Business: Leedo Frames Supports Local Art

Sarah and Kimberlee Rossi at Leedo Art & Frames

For over 20 years Kimberlee Rossi, owner of Leedo Art & Framing has been making Gilroy a bit more arty. The sign above the store at 7436 Monterey St. sums it up: “Because the earth without art is just eh!” a play on the letters in earth.
Rossi, 57, started working at the business in 1989 and bought it from her boss Charlie Clark four years ago. While it looks like a plain frame shop from the outside, inside, there are works of hundreds of local artists’ works, as close to a museum and gallery as there is in Gilroy.
Besides original art, there are framed collectible autographs and posters, including heavy hitters Joe Montana, Mickey Mantle, Magic Johnson, Wilt Chamberlain and Tiger Woods.
“I have the best job in the world,” Rossi said. “If I can take something of yours that means something to you and display it in a way and you smile I have done my job.”
On Yelp, Lorrie R. of San Jose posted a five-star review on March 3, 2017, “I can’t believe I’ve never been here before. I needed a frame shop and I wanted to keep it local. It’s a great place to acquire original art, signed, and numbered giclee pieces, beautiful photography and jewelry
A passionate mother and daughter family business that assist everyone from their heart and soul. Invite you to learn about art and framing.”
Customers come in year-round, but some people find their way there by accident while visiting neighboring businesses and are surprised to find an art gallery. Some are also surprised to see a little furball running around, their pet hamster Hercules, who greets guests when he’s not perched in their aprons.
The name “Leedo” was a merger of the names of the store’s original owners, Lee and Dorothy Pratt. Coincidentally, it also ties together Kimberlee’s first and middle names, Dorris.
Kimberlee’s daughter Sarah, 20, also works at the business. She is almost as knowledgeable about art as her mother having been involved since she was young. They both give in-depth tours of the gallery and can give facts about local artists like docents in a big museum.
There’s Pierre Riche, who makes magnificent bowls and sculptures from bicycle parts and painter Corey Hunter, the grandson of Gilroy Antiques owner Gracie Garcia. One artist is a checker at Safeway and another is Mark Turner, the president of the Gilroy Chamber of Commerce. One artist painted her piece while she was dancing salsa.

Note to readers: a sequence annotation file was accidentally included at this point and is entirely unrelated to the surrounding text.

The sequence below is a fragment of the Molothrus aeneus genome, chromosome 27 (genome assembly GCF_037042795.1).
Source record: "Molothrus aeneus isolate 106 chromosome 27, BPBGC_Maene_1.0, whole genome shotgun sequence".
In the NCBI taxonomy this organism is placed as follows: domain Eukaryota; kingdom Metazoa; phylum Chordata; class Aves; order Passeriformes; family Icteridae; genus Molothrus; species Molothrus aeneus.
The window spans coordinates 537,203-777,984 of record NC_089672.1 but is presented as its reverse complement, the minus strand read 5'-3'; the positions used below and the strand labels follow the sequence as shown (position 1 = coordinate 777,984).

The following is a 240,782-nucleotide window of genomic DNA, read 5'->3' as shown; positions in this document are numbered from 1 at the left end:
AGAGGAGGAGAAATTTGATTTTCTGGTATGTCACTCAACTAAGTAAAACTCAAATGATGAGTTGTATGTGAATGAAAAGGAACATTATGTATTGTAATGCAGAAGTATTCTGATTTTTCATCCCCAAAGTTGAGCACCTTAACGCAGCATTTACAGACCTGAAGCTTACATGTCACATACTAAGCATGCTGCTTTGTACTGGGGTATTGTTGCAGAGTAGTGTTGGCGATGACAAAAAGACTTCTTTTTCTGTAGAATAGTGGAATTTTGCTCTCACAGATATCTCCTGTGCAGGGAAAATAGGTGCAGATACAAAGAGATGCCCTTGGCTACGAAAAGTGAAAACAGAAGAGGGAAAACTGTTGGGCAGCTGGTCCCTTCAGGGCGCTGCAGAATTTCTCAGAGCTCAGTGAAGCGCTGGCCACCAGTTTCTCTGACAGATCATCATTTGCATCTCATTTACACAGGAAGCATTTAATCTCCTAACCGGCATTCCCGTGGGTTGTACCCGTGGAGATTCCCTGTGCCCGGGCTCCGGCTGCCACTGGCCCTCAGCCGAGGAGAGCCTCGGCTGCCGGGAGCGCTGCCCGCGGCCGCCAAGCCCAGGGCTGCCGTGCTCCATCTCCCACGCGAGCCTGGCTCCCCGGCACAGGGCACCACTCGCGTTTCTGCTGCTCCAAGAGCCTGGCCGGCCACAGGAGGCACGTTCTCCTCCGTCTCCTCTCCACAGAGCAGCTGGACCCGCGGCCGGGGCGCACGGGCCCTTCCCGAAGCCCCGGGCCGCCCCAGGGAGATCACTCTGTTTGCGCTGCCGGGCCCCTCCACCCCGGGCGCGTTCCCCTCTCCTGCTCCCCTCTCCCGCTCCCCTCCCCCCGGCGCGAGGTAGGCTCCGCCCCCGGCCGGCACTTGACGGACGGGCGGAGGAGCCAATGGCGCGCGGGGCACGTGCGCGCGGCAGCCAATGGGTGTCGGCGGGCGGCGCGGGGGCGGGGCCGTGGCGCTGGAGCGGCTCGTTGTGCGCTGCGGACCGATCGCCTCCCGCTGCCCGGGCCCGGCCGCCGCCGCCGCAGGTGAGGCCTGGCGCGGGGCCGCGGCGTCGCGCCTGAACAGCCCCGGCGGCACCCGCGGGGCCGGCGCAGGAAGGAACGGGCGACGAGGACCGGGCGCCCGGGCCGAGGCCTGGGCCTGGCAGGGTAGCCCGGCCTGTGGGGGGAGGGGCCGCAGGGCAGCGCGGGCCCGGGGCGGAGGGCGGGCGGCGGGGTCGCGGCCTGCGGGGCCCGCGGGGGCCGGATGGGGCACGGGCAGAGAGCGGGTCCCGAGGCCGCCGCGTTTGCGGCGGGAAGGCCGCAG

“I wanted to help local artists,” said Rossi, whose store used to only feature famous and nationally-known artists and went local in 2013.
Her daughter Sarah gets excited to see new pieces come in and is often the first to purchase pieces from her favorite artists. They do their best to emphasize community.
“All artists are family to us,” Sarah said.
Leedo Art & Framing will be participating in a new Downtown Gilroy Summer Camp this July, in which children will take courses at various downtown stores. At Leedo, they will get an art lesson and then frame and matte their art to take home.
The program will run July 10-Aug.4 from 10 a.m. to 3 p.m. For more information check downtowngilroy.com.
Rossi believes that downtown Gilroy has improved over the years and will continue if all business owners come together as a community to continue innovate the area. She’s also a member of the Downtown Business Association, which is constantly trying to find new ways to encourage visitors to shop the boutique stores at the heart of Gilroy.
As visitors pick up downtown, parking is at a premium. Leedo offers a back parking lot for loading and unloading art.
Rossi is living the dream as she only works at the business and looks forward to each day to work at her dream job.
Once a quarter Leedo hosts a customer appreciation day with wine, art lessons and a gallery tour. The next one is July 9, 1-4 p.m.
“I remember the first time a customer cried in front of me because it was beautiful,” said Rossi. “That’s the coolest thing in the world, not to make people cry, but for someone to be that overwhelmed.”
One of them was a man who framed the last photo of his wife who had passed away from cancer.
“It’s the neatest club to be in, it’s a very unique, uplifting community and it’s supportive of one another.” Rossi added.
The business is located on 7436 Monterey Street, open from 11am-5:30pm from Tuesday-Friday, Saturday from 10am-2pm and closed Sundays and Mondays.

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